You know, this painting, which makes a fine backdrop for photos of our Most Important Cat:
I noticed something very odd:
Holy cow! Someone had licked off a cookie-sized amount of gold from the frame.
I knew it was Harris. We had noticed him sniffing the corner of the frame with great interest a couple of days earlier. We could tell he was thinking about tasting it, so I picked him up and put him elsewhere. And thought that was the end of it.
This had happened in the middle of the night, when cats often resume experiments they'd begun earlier.
I couldn't be late to my appointment so I called the vet as I walked. My vet was busy so I had to leave a message for her. The receptionist wanted to know if the frame was gold leaf or gold paint and I didn't know. She suggested calling poison control. I've had to call them a few times because of potentially dire cat situations; they charge your credit card before you can begin to consult them, so I resigned myself to that $65 (or $75?) charge. But calling them wouldn't do much good if I didn't know what Harris had ingested.
I looked up the gallery where we'd bought the painting in 2001. They had moved to a different city but I managed to find them and reached the owner. She couldn't remember what frames she used back then and gave me the name of her framer. I found them, in Rhode Island, and they said that all of that gallery's frames were 22k gold leaf. Attached with a glue made from rabbit skin.
RABBIT SKIN! Harris was licking 14-year old rabbit skin glue. Geez, am I not feeding him enough?
And 22-KARAT GOLD. I guess Harris feels that nothing is too good for Harris.
I called my vet office's again to report this and then waited, quietly freaking out, until my vet called back. Keep in mind that all of this was happening while I was supposed to be leading a serious meeting with three colleagues. I felt guilty; I wasn't sure if should have been sitting with Harris in the ER at Angel Memorial. My colleagues were very understanding.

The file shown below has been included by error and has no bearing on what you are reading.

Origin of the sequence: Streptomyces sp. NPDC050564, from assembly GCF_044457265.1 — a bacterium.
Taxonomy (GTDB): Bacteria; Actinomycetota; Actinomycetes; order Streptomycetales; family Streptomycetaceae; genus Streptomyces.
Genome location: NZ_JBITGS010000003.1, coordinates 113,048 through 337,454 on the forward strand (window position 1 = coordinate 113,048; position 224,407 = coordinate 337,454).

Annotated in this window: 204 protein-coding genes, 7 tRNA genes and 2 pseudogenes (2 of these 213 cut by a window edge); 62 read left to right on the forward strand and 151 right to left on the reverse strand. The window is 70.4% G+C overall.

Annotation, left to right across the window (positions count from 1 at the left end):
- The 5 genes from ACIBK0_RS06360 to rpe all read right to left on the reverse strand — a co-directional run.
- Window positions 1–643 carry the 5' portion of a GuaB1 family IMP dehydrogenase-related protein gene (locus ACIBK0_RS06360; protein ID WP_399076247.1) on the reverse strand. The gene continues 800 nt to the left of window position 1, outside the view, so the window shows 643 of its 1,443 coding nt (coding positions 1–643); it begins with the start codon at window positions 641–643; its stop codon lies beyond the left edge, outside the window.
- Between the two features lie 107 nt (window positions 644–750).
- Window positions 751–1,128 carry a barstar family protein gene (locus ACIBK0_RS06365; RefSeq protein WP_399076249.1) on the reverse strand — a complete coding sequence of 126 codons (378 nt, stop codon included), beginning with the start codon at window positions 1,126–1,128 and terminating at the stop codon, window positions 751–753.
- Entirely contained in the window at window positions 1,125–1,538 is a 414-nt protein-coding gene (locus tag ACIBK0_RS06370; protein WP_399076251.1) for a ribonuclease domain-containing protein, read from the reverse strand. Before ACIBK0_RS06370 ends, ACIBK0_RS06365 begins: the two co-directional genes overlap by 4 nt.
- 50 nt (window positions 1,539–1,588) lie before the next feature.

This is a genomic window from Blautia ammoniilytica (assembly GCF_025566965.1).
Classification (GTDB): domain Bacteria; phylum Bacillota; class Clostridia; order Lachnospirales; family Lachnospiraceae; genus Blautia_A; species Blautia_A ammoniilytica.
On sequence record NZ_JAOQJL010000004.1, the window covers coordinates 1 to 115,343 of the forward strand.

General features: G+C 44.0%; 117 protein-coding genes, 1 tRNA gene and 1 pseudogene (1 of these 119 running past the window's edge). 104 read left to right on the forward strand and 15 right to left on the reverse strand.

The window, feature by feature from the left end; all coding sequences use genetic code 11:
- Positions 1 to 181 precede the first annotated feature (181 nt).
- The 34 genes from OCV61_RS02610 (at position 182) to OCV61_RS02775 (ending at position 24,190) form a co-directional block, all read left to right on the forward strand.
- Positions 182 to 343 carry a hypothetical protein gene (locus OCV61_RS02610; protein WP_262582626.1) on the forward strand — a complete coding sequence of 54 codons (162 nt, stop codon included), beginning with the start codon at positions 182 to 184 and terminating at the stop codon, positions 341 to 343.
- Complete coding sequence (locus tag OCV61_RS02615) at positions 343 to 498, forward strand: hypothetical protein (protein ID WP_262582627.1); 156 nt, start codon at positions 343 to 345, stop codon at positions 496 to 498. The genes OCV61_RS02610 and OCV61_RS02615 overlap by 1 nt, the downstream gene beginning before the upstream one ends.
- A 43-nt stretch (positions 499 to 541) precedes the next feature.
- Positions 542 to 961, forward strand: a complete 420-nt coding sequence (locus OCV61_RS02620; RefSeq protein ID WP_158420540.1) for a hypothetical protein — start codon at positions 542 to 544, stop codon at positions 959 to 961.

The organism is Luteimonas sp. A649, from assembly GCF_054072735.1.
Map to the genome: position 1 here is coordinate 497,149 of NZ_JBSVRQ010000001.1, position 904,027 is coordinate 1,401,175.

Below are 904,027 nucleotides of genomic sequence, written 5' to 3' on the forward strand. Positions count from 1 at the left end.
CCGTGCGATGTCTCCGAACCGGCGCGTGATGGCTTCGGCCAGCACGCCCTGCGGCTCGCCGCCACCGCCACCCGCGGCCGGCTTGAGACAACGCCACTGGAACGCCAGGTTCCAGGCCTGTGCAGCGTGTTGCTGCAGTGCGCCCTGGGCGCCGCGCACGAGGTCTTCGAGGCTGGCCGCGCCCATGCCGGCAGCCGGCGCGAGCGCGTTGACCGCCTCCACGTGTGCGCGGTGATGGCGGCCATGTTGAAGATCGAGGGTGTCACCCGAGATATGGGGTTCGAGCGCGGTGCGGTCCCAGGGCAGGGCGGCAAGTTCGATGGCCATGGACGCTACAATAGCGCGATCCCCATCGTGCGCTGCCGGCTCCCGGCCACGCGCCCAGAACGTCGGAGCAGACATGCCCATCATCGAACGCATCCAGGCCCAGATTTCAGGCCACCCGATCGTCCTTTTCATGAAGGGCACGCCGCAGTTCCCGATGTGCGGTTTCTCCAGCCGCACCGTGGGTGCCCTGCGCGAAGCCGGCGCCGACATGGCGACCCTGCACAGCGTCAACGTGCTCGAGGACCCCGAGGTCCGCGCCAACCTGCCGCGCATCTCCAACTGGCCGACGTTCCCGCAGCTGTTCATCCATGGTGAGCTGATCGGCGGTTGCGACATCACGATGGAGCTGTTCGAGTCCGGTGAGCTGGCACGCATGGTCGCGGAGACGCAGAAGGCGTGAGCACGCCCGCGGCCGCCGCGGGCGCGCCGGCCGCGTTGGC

The vet reported that, in all of her years in an all-cat practice, she had never heard of such a thing. (That Harris, so original!) I was hoping she'd say that gold leaf was edible, since I know that bakers dust some of their confections with gold, and bartenders put some in fancy cocktails. My vet confirmed that, and also thought the rabbit glue was safe, too. So Harris was off the hook for treatment. But that still left the big brown spot on the frame.
It's heartbreaking to see it. We love that landscape and it's the focal point of our living room. It has to get fixed but it could cost a small fortune, and we are far from flush these days. Sometimes high-quality gold-leaf frames will cost more the the oil paintings inside them.
Fortunately, my husband happens to be leading an unusual project at his university that required a gilder to come in and cover a reproduction Egyptian chair with gold alloy this month. This is the first time in his life that he's ever needed a gilder. The gilder was working the day this happened.
Harris has impeccable timing to accompany his criminal tendencies, I'll give him that. The gilder is very nice, married to a long-time colleague of his; we've been to their beautiful house. So he told her what happened. And she said she'd try to help. We're waiting to have her over to see what she thinks.
I've covered the mantel with teetering piles of books to discourage further gold thefts. Harris acts like he's more valuable than ever. I have never seen a cat with higher self-esteem, and I'm not sure I want that experience. When my husband cleans the litter box, he says he is panning for gold. No "gold nuggets" have been spotted yet.